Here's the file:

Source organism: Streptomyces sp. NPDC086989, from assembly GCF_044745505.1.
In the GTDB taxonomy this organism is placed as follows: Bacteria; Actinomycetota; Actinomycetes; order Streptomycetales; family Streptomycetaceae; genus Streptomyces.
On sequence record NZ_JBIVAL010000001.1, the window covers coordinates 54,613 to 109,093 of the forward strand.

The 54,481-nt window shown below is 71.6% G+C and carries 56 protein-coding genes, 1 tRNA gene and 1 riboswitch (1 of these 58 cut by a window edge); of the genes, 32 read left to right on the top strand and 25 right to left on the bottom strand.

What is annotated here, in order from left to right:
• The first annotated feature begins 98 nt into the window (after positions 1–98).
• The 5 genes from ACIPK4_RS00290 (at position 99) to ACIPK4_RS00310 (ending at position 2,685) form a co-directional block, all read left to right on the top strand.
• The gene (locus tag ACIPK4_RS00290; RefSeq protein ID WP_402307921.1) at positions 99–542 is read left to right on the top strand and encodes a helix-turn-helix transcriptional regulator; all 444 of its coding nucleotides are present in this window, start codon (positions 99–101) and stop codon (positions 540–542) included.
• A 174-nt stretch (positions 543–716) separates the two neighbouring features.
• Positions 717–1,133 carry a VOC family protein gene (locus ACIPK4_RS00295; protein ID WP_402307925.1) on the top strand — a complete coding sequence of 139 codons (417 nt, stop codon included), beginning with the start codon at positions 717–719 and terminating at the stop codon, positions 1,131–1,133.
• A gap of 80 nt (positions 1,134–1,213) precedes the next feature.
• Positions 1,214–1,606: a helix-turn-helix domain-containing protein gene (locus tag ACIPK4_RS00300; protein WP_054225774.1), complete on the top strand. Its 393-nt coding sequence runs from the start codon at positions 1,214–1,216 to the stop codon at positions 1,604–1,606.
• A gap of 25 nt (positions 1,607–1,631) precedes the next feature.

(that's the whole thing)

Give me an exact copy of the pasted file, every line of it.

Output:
Source organism: Streptomyces sp. NPDC086989, from assembly GCF_044745505.1.
In the GTDB taxonomy this organism is placed as follows: Bacteria; Actinomycetota; Actinomycetes; order Streptomycetales; family Streptomycetaceae; genus Streptomyces.
On sequence record NZ_JBIVAL010000001.1, the window covers coordinates 54,613 to 109,093 of the forward strand.

The 54,481-nt window shown below is 71.6% G+C and carries 56 protein-coding genes, 1 tRNA gene and 1 riboswitch (1 of these 58 cut by a window edge); of the genes, 32 read left to right on the top strand and 25 right to left on the bottom strand.

What is annotated here, in order from left to right:
• The first annotated feature begins 98 nt into the window (after positions 1–98).
• The 5 genes from ACIPK4_RS00290 (at position 99) to ACIPK4_RS00310 (ending at position 2,685) form a co-directional block, all read left to right on the top strand.
• The gene (locus tag ACIPK4_RS00290; RefSeq protein ID WP_402307921.1) at positions 99–542 is read left to right on the top strand and encodes a helix-turn-helix transcriptional regulator; all 444 of its coding nucleotides are present in this window, start codon (positions 99–101) and stop codon (positions 540–542) included.
• A 174-nt stretch (positions 543–716) separates the two neighbouring features.
• Positions 717–1,133 carry a VOC family protein gene (locus ACIPK4_RS00295; protein ID WP_402307925.1) on the top strand — a complete coding sequence of 139 codons (417 nt, stop codon included), beginning with the start codon at positions 717–719 and terminating at the stop codon, positions 1,131–1,133.
• A gap of 80 nt (positions 1,134–1,213) precedes the next feature.
• Positions 1,214–1,606: a helix-turn-helix domain-containing protein gene (locus tag ACIPK4_RS00300; protein WP_054225774.1), complete on the top strand. Its 393-nt coding sequence runs from the start codon at positions 1,214–1,216 to the stop codon at positions 1,604–1,606.
• A gap of 25 nt (positions 1,607–1,631) precedes the next feature.